All scientific research is conducted against a background of a conception of science: what it is and what it should be like. Frequently, however, this conception remains implicit – but this does not mean that it is incapable of guiding the inquiry. This course discusses and analyses some of the most important presuppositions of current conceptions of (social) science. Besides, attention will be paid to the practice and ethics of social scientific research. During the lectures, we will discuss great debates on the general status of science in general and the peculiarities of social science research in particular. During the course, a (limited) number of classic works in this field will be closely read and discussed. The objective of the course is to give the student a good understanding of some of the most important positions and debates in the philosophy of (social) science and the ability to reflect critically on individual research projects amidst competing traditions of thinking on social science.
Methods of Instruction
Max Weber, The Methodology of Social Sciences, ed. Shils & Finch, part I and II (Transaction, 2011; or in German: Wissenschaftslehre)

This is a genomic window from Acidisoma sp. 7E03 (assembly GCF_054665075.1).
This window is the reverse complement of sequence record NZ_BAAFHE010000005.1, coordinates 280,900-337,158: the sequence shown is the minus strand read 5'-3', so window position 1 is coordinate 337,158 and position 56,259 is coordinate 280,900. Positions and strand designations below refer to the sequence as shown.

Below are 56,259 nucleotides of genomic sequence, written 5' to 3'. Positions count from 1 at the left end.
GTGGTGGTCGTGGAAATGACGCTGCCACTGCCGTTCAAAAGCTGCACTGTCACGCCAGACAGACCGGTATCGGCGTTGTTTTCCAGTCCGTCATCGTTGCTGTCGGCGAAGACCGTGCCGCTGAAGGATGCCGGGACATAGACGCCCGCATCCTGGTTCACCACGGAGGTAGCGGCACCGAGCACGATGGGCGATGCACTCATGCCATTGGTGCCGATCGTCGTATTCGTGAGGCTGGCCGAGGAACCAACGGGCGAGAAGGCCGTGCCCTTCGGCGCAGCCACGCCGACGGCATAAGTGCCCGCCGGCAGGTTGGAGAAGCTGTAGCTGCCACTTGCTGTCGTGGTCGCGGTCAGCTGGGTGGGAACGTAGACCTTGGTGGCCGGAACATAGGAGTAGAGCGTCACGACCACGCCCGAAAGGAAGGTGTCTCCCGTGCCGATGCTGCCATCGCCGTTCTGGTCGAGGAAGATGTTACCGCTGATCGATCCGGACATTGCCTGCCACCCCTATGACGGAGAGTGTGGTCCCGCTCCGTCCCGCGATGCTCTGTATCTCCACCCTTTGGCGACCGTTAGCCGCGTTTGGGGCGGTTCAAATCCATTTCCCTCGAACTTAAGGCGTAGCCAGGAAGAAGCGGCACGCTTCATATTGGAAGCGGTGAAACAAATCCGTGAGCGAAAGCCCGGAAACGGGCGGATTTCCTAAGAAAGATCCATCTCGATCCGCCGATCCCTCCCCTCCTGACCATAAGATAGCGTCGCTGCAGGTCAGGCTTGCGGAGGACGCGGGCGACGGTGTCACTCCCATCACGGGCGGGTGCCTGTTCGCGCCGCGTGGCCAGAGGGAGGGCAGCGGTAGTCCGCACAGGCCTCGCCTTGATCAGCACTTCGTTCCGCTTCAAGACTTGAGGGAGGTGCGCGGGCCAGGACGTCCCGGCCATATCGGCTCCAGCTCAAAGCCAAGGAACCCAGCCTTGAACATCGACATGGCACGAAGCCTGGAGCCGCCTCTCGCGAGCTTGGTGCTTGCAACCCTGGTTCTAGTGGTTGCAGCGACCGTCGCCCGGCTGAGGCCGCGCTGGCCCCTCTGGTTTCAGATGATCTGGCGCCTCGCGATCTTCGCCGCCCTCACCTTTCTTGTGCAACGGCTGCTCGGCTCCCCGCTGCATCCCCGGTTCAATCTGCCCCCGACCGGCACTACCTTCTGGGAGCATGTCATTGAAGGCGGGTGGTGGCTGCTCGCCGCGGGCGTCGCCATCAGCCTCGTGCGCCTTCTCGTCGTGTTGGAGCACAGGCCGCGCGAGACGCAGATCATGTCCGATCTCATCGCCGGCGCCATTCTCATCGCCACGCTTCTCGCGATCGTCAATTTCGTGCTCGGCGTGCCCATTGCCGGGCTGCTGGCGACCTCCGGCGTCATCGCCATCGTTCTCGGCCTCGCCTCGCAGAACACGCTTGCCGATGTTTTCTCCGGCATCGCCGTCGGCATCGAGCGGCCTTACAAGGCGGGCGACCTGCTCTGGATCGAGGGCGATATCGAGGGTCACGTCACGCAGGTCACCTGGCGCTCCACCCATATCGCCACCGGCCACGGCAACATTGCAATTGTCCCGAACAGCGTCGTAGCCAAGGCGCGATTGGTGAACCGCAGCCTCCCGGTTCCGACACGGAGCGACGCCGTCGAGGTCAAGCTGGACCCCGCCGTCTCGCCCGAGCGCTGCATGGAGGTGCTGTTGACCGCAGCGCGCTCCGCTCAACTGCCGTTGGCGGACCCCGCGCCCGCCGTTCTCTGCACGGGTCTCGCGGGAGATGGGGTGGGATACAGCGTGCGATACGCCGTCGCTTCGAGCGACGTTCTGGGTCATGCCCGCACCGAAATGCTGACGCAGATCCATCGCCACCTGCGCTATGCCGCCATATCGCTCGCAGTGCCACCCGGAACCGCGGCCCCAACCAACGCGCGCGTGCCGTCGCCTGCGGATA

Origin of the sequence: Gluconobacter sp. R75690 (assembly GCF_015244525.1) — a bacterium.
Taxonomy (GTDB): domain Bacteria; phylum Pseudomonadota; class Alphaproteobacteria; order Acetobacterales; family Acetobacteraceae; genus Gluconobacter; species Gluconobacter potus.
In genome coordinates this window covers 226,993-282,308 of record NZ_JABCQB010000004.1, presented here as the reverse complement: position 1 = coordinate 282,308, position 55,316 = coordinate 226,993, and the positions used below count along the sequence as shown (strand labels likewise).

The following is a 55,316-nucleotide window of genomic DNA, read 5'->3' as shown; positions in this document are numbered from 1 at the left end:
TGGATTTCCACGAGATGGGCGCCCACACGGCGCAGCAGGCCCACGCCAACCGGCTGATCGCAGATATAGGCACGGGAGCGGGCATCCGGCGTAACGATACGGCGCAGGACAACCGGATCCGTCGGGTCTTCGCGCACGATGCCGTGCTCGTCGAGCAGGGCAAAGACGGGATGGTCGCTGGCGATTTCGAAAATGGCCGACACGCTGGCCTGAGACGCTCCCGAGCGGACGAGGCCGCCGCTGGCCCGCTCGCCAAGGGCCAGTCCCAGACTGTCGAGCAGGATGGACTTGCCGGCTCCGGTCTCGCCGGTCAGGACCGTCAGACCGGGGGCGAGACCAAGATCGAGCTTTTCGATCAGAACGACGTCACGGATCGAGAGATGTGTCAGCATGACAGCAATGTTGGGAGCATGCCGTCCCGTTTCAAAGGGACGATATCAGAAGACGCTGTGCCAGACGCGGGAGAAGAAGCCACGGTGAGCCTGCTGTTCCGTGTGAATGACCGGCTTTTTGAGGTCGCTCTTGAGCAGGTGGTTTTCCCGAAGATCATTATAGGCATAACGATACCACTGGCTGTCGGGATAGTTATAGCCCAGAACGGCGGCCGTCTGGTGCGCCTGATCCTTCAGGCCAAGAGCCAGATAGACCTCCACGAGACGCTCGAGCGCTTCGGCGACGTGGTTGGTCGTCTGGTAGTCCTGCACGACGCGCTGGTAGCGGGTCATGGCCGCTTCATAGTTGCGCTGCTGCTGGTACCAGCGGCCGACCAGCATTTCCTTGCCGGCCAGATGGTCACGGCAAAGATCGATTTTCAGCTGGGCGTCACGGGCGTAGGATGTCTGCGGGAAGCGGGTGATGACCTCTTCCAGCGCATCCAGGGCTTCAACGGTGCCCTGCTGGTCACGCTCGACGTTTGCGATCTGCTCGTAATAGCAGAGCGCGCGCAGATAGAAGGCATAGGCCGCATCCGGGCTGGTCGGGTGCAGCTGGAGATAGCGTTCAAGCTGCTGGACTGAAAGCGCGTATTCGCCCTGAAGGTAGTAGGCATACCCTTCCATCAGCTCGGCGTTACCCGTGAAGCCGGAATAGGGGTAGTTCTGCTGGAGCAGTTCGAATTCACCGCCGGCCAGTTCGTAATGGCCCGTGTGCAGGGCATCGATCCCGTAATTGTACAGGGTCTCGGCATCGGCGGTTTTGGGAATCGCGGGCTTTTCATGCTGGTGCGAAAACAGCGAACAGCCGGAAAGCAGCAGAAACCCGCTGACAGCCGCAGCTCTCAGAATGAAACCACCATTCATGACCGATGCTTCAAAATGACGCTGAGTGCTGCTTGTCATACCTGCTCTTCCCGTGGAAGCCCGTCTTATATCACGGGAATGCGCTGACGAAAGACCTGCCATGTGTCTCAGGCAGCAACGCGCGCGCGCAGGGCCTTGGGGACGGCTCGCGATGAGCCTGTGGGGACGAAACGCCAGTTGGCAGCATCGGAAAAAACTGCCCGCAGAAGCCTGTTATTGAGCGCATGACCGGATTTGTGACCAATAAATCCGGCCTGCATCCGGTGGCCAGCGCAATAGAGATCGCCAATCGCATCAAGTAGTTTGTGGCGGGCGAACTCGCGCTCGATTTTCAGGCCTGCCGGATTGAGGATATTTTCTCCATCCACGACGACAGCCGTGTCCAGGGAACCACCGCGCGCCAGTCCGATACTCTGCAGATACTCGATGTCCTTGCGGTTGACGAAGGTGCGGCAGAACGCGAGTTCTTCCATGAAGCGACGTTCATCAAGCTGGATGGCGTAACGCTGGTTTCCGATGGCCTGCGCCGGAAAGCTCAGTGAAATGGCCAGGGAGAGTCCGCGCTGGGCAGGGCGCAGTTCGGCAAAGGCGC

Max Weber (1958), Science as a Vocation, Deadalus 87(1), 111-134 (or in German: Wissenschaft als Beruf)
Alfred J. Ayer, Language, Truth and Logic (Penguin, 2011).
Karl R. Popper, Conjectures and Refutations, ch. 1-3, 10-11, 16 (Routledge Classics, 2002)
Peter Winch, The Idea of a Social Science and Its Relation to Philosophy (Routledge Classics, 2007)
Charles Taylor, Philosophy and the Human Sciences, hoofdstuk 1-6 (Cambridge University Press, 1985)
Jon Elster, Explaining Social Behavior: More Nuts and Bolts for the Social Sciences, ch. 1-3, 9-14, 18-conclusion (Cambridge University Press, 2007)
- Written assignments
Final goal 2 Academic skills
Final goal 3 Skills in social scientific research